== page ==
In this case, the judge had been justified in finding that the non-compliance on the part of Chartwell was not trivial and also in finding that there was no good reason advanced to explain the non-compliance. The correspondence showed a lack of real understanding of the requirements of the revised Rules. There was sense in parties to litigation trying to sort out matters of this kind consensually, and that was to be encouraged, but here the dispute had antedated the case management conference and yet no application to court was made until weeks thereafter. This was the equivalent of reverting to the old and long exploded notion of parties setting their own timetable. Rule 3.8(3) explicitly stated that the court’s control could not be ousted by the party’s agreement. The judge was still required to consider “all the circumstances of the case” so as to enable him to deal with the Application justly. Those circumstances included the important fact that the trial date would not be lost if relief were granted and a fair trial could still be had; and the fact that no significant extra cost would be occasioned if relief were granted.

The judge was also justified in taking into account the importance of the fact that refusal to grant relief would effectively mean the end of the claim, since the burden of proof was on Chartwell to prove its case and it would have had no evidence.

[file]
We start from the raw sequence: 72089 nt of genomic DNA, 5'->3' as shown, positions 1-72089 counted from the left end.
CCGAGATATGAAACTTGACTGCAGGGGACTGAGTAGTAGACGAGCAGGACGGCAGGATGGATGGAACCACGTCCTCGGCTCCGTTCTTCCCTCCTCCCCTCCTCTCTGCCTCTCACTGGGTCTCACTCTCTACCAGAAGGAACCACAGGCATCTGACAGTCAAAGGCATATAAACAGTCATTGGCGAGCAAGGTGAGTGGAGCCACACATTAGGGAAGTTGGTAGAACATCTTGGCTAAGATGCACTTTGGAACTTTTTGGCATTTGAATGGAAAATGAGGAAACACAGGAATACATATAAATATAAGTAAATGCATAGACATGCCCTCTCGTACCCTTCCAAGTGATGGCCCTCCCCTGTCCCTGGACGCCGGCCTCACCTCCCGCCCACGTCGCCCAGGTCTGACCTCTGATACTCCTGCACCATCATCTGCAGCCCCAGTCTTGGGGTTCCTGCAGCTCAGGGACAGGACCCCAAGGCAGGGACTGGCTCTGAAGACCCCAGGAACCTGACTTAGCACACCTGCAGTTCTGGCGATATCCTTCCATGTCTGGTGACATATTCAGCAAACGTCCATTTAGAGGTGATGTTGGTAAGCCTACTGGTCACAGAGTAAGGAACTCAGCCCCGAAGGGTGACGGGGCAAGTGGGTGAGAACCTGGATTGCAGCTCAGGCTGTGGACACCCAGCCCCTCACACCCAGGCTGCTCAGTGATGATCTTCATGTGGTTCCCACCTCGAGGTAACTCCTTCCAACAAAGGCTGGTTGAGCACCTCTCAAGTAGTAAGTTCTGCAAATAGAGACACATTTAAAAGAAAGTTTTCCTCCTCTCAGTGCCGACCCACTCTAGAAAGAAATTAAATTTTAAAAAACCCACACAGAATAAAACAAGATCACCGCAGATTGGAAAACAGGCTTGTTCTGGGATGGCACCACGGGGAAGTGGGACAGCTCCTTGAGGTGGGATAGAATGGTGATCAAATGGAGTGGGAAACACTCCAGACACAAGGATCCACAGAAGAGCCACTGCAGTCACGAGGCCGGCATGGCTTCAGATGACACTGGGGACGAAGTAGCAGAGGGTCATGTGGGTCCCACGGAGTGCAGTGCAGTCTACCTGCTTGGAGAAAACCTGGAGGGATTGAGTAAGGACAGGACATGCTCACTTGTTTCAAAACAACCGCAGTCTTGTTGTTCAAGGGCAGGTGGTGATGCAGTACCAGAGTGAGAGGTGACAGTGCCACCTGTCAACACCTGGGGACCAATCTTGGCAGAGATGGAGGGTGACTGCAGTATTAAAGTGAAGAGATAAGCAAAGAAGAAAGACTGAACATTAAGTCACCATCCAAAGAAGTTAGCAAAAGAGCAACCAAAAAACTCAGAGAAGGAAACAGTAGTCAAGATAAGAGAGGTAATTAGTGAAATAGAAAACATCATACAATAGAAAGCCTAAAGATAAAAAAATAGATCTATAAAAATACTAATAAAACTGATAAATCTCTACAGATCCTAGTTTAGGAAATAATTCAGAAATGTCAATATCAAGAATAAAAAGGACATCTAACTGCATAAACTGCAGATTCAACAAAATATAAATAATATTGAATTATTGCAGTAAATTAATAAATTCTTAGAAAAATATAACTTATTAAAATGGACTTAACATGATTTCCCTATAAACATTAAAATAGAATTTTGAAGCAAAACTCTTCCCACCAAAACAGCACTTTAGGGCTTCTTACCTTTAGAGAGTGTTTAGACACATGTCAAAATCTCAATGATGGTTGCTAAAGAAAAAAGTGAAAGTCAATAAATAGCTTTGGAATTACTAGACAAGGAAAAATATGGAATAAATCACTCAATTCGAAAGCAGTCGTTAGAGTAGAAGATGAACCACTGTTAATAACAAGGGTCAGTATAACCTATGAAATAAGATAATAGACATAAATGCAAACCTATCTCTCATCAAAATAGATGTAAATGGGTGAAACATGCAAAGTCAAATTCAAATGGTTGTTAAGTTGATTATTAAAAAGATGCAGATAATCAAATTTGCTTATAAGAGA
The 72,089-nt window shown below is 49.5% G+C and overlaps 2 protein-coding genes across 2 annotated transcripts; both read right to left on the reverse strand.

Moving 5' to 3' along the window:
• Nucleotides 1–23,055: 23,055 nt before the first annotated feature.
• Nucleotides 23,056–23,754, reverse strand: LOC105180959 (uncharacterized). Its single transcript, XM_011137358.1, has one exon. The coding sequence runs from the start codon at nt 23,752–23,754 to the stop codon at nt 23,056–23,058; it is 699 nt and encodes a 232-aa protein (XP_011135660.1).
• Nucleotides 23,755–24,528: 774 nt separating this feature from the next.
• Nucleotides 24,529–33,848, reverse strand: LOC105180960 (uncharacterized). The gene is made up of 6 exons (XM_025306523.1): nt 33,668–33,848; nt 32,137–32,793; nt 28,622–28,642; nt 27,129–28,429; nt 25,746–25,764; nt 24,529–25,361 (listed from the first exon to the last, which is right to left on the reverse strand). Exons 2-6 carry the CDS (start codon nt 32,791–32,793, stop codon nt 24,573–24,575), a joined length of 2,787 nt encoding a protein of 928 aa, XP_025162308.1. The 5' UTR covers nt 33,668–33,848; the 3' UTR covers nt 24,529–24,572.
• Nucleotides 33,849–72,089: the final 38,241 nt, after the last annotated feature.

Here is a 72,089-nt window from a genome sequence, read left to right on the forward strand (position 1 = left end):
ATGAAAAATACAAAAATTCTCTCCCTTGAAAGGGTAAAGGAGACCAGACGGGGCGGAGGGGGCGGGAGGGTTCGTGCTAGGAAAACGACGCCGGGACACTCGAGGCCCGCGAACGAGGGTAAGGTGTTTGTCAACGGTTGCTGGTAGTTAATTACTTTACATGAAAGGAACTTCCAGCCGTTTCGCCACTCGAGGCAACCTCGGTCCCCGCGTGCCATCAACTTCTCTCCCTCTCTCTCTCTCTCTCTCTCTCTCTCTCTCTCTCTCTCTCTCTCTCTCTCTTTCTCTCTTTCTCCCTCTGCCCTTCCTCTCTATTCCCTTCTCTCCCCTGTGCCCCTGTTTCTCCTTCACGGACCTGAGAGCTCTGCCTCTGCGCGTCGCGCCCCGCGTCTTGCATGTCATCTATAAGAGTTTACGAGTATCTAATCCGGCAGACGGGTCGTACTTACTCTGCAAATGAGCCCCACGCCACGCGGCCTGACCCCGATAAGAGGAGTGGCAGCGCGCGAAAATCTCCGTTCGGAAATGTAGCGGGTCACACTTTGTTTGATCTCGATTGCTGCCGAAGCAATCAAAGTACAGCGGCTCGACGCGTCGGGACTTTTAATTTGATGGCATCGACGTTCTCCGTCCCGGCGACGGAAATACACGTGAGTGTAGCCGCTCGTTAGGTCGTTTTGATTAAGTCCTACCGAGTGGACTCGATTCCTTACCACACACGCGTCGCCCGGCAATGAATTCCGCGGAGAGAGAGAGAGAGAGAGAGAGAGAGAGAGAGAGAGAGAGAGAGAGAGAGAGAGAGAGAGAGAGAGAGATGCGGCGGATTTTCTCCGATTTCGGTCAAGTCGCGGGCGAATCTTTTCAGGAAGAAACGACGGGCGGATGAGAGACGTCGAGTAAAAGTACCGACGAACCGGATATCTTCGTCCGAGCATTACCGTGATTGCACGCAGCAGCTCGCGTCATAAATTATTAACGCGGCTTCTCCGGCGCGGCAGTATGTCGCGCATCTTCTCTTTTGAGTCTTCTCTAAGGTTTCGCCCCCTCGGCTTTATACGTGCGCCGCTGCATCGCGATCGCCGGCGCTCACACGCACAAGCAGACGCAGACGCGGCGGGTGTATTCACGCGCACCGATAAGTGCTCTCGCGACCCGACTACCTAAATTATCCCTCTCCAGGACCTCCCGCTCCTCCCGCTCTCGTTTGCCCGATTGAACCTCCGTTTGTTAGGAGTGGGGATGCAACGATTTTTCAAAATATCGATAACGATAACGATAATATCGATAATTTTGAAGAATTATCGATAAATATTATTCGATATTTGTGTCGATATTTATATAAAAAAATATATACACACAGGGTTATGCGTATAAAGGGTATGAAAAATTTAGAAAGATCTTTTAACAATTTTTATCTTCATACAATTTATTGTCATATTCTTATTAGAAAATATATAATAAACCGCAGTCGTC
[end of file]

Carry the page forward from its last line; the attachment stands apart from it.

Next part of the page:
The court would express no view on the possibility of argument under Article 6 of the Convention or any of the case law arising from that Article, but it would nonetheless be unreal not to have regard to the de facto consequence of termination of the claim. It would be of very grave consequence for Chartwell, although it could not be regarded as a determinative factor because of the requirements laid down in Mitchell. The judge had not misdirected himself. He had not granted relief solely because refusal to do so would result in disproportionately severe consequences; he had reached the conclusion that it would be too severe a consequence when set out against all the background history and the other matters listed by him, including the fact that in his view, and rightly, there was fault on both sides. It should not be overlooked that the Court of Appeal in Mitchell did not say that the two factors specified in CPR 3.9 would always prevail over any other circumstances in a case where the default was not trivial and where there was no good justification. It could not be right that it would always do so, because CPR 3.9 required that all the circumstances were to be taken into account and required that the Application be dealt with justly. There was no proper basis for interfering with the judge’s evaluation of the position and his exercise of discretion.